PL: I’m an instinctive designer, something that runs through my veins and guides everything I do, so the architecture and interiors were very much my vision. I took the lead with the renovation, but the way I work is with few words and thousands of images in my head. Sometimes I wish one could invent a copy machine to print all my ideas that are spinning in my head 24 hours a day… I couldn’t have brought it to life exactly how I wanted it without the help of Ulrike, who as a passionate traveller as well knows exactly what makes an outstanding hotel.
UK: Yes so we are pretty much in agreement and the only challenge was to show and create understanding of what Pascale’s vision was. She had it all in her head so between us bringing it to life exactly as she envisioned it was the biggest challenge.
HK: Let’s address the elephant in the room… You opened the hotel in the middle of Covid-19, how was this?
UK: The timing could not have been worse for us and like everyone in the hospitality and travel industry we have been badly affected. However, we’ve been luckily has it seemed that everybody wanted to come to Puglia when we finally managed to open our doors and welcome guests throughout the summer months. With only 11 rooms and plenty of beautiful outdoor space, the hotel is actually ideal for safe travel in these times so we are lucky in that respect as well and have always made sure the health and wellbeing of our guests and team is paramount. We have been blown away with the glowing feedback from our guests and if we can make a success of a hotel opening during a global pandemic, we can do anything!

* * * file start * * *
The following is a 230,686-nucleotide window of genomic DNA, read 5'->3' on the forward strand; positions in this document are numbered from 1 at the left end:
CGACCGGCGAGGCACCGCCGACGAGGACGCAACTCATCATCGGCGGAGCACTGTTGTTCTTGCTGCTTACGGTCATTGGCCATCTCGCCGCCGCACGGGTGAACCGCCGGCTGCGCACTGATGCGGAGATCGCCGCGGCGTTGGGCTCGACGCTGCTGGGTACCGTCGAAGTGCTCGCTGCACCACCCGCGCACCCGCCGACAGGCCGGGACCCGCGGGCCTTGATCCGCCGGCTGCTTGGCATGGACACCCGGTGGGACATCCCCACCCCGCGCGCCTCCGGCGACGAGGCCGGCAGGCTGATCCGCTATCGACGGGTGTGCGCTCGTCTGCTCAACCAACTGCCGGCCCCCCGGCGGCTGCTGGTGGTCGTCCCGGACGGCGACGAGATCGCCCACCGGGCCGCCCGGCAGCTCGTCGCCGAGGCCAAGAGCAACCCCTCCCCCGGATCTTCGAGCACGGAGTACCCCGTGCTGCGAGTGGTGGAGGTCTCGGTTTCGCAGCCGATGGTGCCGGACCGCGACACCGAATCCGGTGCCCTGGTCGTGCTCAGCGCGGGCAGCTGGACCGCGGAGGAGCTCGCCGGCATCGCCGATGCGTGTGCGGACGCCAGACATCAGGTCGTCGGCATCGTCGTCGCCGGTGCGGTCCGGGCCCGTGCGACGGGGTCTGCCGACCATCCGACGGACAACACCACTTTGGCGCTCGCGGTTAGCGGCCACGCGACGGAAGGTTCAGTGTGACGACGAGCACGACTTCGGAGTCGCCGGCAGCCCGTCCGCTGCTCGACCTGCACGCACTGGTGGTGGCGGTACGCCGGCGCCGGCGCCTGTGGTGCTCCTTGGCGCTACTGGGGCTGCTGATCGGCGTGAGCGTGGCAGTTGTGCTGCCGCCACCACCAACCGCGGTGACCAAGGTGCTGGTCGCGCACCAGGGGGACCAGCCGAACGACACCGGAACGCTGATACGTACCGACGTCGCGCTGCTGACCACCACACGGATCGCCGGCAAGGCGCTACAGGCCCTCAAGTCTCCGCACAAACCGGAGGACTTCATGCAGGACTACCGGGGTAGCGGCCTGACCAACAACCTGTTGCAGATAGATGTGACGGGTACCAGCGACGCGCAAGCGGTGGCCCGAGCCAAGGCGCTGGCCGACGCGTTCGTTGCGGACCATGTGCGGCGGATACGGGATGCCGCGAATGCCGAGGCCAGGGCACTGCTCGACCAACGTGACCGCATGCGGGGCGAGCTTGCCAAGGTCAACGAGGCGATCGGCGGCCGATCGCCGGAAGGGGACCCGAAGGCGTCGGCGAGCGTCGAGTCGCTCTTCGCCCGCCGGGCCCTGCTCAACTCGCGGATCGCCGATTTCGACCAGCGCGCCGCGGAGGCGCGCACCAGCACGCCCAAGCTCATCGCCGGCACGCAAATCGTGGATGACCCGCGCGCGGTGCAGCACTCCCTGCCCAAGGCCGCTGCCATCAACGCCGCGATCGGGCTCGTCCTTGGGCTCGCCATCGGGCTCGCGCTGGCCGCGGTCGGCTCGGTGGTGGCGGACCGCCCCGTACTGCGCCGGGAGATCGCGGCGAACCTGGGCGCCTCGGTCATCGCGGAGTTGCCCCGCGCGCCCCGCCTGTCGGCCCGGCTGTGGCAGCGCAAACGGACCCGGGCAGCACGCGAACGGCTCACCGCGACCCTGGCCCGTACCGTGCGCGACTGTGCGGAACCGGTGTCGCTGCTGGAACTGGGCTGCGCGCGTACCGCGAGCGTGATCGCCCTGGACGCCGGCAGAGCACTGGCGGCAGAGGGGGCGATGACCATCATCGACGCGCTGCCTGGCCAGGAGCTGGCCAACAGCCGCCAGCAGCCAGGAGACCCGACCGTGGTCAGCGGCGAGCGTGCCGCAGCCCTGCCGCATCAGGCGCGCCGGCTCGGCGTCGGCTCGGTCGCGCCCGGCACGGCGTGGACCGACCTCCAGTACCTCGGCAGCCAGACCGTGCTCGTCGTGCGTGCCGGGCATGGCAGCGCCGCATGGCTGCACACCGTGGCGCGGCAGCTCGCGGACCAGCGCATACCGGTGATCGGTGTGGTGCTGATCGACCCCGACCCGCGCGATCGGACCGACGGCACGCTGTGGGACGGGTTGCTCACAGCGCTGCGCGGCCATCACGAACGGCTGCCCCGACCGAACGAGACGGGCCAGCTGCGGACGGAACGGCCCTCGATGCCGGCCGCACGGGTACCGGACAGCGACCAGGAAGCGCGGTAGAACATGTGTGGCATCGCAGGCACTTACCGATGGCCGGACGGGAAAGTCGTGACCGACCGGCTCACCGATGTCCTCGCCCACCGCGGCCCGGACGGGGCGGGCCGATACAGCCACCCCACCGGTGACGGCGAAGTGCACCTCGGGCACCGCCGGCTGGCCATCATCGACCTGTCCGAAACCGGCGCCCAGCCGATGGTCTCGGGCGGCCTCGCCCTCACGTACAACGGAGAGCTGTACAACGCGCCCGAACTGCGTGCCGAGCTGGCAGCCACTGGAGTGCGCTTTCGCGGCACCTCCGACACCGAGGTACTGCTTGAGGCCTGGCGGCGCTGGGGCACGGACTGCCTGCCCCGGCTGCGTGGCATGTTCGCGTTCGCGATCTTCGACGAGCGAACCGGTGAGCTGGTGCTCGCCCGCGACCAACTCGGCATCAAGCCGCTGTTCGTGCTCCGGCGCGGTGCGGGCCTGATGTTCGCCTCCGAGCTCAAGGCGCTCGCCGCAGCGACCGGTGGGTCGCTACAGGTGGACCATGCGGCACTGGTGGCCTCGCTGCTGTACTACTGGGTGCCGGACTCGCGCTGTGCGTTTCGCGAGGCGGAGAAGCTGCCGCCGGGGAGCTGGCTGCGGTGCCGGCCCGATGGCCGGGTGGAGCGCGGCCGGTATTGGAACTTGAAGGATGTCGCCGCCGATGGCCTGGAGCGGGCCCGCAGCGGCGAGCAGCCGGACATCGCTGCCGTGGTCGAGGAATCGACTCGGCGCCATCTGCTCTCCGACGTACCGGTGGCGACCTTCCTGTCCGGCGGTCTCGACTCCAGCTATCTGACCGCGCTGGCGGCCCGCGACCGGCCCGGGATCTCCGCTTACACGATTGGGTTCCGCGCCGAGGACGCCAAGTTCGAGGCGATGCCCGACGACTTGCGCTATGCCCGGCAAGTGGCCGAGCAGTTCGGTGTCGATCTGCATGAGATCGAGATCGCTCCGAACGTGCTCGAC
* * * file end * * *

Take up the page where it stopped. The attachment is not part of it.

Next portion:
HK: Pascale, can you explain your personal design ethos and would you say Paragon 700 Boutique Hotel embodies this?
PL: Each project I do is so different and distinct, but the creative association of old and new art, objects and furnishings in a head-spinning and yet personal mix is my trademark and signature design style. I have a vision that is multicultural and original down to the smallest detail and this creates a unique result that is coherent, deeply modern and stimulating. I would say that Paragon 700 Boutique Hotel & Spa embodies my design ethos. The heart of the hotel’s design and what I really set out to achieve was creating exquisite design in every detail with beautiful energy while also preserving and celebrating the history of the building.
HK: Where do you look to for inspiration?
UK: We love travelling and have been lucky to live around the world, providing a fantastic source of inspiration. Visiting countless international art and trade shows, but also local flea-markets, is always inspiring and for this particular project the architecture and heritage of Puglia was certainly an influence.
HK: If (or should I say ‘when’!) I can come and visit the hotel, what should I do first?
UK: If you can, request to stay in the room called Onyx. Every one of our guest rooms and suites is different, but Onyx, which is black, is a firm favourite. Once you have checked it out, head to the pool, which is the only one in the city, for a refreshing swim followed by some time unwinding in the garden and of course an aperitivo at Bar 700. The next day you will be ready to enjoy beautiful Puglia- the food, culture, people, history, landscapes, countryside and sea!
PL: With only 11 guest rooms, our friendly team are able to offer an insider experience so be sure to ask them for their personal tips and recommendations and also enjoy some of our bespoke experiences, from burrata making to motorbike tours or trips out on our boat, a former carabinieri boat transformed into a private yacht, Dragonfly.
Main image credit: Paragon 700 Boutique Hotel & Spa